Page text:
The spectral properties of the light reflected from samples were measured using a spectrometer (USB 2000, Ocean Optics Inc., Dunedin, FL, USA) attached to an optic fiber (P1000-2-UV/VIS, Ocean Optics Inc.) that was connected to a camera mounted on the microscope. The tip of the optic fiber was adjusted to the image plane of the camera to permit precise positioning and focus of the object being measured. Because the e-vector of light is always perpendicular to the direction of propagation, in our setup it was always parallel to the xy-plane. We define the angle of the e-vector to equal 0° when it is parallel to the x-axis, and it increases counter-clockwise from the observer's point of view (Fig. 1B). Therefore, at a 90° angle, it is parallel to the y-axis.
Sets of four spectra, including a dark reference measurement and with the polarization filter positioned at 0°, 45° and 90°, were collected from each particular mounting position of a sample. We took another four sets of spectra recorded in the same conditions from a strip of Teflon tape used as a diffuse white standard having a reflection value of 100% at all wavelengths. From these we calculated, at 1-nm intervals from 400 nm to 800 nm, the e-vector angle and the partial polarization of the light reflected from sample as well as the spectral reflectance of the sample. The calculation was performed by a custom-written program that is based on the equations derived by Wolff and Andreou (Wolff and Andreou, 1995).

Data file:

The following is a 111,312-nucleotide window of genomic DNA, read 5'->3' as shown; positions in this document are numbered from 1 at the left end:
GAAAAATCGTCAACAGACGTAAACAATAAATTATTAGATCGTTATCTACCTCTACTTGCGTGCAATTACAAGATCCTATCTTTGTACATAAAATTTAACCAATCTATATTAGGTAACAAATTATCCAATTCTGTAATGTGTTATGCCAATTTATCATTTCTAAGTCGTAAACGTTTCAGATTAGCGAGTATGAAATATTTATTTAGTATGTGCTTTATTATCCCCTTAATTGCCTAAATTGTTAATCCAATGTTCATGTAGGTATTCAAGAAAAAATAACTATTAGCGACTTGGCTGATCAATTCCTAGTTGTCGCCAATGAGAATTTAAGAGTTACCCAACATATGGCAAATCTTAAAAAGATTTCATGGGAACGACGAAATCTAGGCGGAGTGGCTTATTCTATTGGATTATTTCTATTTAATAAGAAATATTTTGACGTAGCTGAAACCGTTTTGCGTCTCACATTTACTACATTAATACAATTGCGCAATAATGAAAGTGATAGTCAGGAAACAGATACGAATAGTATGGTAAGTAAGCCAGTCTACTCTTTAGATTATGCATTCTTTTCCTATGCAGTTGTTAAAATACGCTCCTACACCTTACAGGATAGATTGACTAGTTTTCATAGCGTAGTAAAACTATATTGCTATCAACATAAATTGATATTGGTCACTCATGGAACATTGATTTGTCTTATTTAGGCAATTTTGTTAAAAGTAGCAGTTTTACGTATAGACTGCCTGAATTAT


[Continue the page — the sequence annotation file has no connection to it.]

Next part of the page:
In addition to the spectral measurements, images of each preparation were taken with a digital camera (C5050 Zoom, Olympus America Inc., Center Valley, PA, USA) that was attached to the microscope with a universal digital camera microscope coupler (Edmund Optics, Barrington, NJ, USA). The camera was set to the manual exposure mode to maintain a constant shutter speed and aperture size for successive images. We also set the camera to the manual focus mode to prevent any change of sample position or magnification within sets of images caused by lens movements due to auto-focusing. The camera was calibrated for its response-intensity functions as described by Cronin et al. (Cronin et al., 2006). Sets of three images were taken for each sample, with the polarization filter positioned at 0°, 45° or 90°. After transferring the images to a computer, we averaged the values of the three color channels (red, green and blue; 8 bits per channel), weighted for linearity, and calculated the e-vector angle, partial polarization and the relative reflectance for each pixel with a custom-written program based on the same equations as for the spectral measurements. The e-vector angle and partial polarization value of each pixel were then coded with color and weighted by the relative intensity value of the corresponding pixel to display the signal clearly. For example, if part of the sample was highly polarized but had a very low reflectance value, the area would be shown with a darker color of the same hue in comparison with another part that was equally polarized and having higher reflectance.